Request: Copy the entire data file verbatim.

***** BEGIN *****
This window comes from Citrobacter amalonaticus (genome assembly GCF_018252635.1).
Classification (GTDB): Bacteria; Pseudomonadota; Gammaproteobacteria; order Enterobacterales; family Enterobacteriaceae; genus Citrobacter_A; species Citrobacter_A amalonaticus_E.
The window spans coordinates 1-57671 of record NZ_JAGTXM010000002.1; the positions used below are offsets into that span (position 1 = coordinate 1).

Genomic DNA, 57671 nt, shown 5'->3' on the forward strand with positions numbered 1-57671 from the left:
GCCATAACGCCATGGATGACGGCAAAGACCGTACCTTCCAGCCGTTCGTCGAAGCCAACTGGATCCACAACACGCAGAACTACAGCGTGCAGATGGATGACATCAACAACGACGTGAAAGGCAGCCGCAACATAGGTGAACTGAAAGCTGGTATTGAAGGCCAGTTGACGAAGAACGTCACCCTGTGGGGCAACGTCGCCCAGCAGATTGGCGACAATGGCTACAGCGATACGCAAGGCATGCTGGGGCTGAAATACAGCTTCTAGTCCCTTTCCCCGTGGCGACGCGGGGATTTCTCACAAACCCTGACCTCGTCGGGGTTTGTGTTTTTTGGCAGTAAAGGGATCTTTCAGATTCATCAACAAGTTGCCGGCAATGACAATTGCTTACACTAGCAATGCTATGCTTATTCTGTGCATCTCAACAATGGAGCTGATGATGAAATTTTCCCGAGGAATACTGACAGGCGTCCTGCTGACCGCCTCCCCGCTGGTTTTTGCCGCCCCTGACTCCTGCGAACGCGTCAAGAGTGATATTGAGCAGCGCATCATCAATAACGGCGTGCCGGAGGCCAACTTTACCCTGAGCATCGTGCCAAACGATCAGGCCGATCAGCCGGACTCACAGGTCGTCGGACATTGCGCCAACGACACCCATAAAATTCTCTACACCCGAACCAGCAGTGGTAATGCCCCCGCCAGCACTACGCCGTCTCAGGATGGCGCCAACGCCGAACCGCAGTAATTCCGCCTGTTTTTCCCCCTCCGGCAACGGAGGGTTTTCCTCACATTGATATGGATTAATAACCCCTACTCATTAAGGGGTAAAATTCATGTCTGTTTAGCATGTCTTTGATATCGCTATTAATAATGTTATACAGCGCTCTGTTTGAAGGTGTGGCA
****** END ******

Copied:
This window comes from Citrobacter amalonaticus (genome assembly GCF_018252635.1).
Classification (GTDB): Bacteria; Pseudomonadota; Gammaproteobacteria; order Enterobacterales; family Enterobacteriaceae; genus Citrobacter_A; species Citrobacter_A amalonaticus_E.
The window spans coordinates 1-57671 of record NZ_JAGTXM010000002.1; the positions used below are offsets into that span (position 1 = coordinate 1).

Genomic DNA, 57671 nt, shown 5'->3' on the forward strand with positions numbered 1-57671 from the left:
GCCATAACGCCATGGATGACGGCAAAGACCGTACCTTCCAGCCGTTCGTCGAAGCCAACTGGATCCACAACACGCAGAACTACAGCGTGCAGATGGATGACATCAACAACGACGTGAAAGGCAGCCGCAACATAGGTGAACTGAAAGCTGGTATTGAAGGCCAGTTGACGAAGAACGTCACCCTGTGGGGCAACGTCGCCCAGCAGATTGGCGACAATGGCTACAGCGATACGCAAGGCATGCTGGGGCTGAAATACAGCTTCTAGTCCCTTTCCCCGTGGCGACGCGGGGATTTCTCACAAACCCTGACCTCGTCGGGGTTTGTGTTTTTTGGCAGTAAAGGGATCTTTCAGATTCATCAACAAGTTGCCGGCAATGACAATTGCTTACACTAGCAATGCTATGCTTATTCTGTGCATCTCAACAATGGAGCTGATGATGAAATTTTCCCGAGGAATACTGACAGGCGTCCTGCTGACCGCCTCCCCGCTGGTTTTTGCCGCCCCTGACTCCTGCGAACGCGTCAAGAGTGATATTGAGCAGCGCATCATCAATAACGGCGTGCCGGAGGCCAACTTTACCCTGAGCATCGTGCCAAACGATCAGGCCGATCAGCCGGACTCACAGGTCGTCGGACATTGCGCCAACGACACCCATAAAATTCTCTACACCCGAACCAGCAGTGGTAATGCCCCCGCCAGCACTACGCCGTCTCAGGATGGCGCCAACGCCGAACCGCAGTAATTCCGCCTGTTTTTCCCCCTCCGGCAACGGAGGGTTTTCCTCACATTGATATGGATTAATAACCCCTACTCATTAAGGGGTAAAATTCATGTCTGTTTAGCATGTCTTTGATATCGCTATTAATAATGTTATACAGCGCTCTGTTTGAAGGTGTGGCA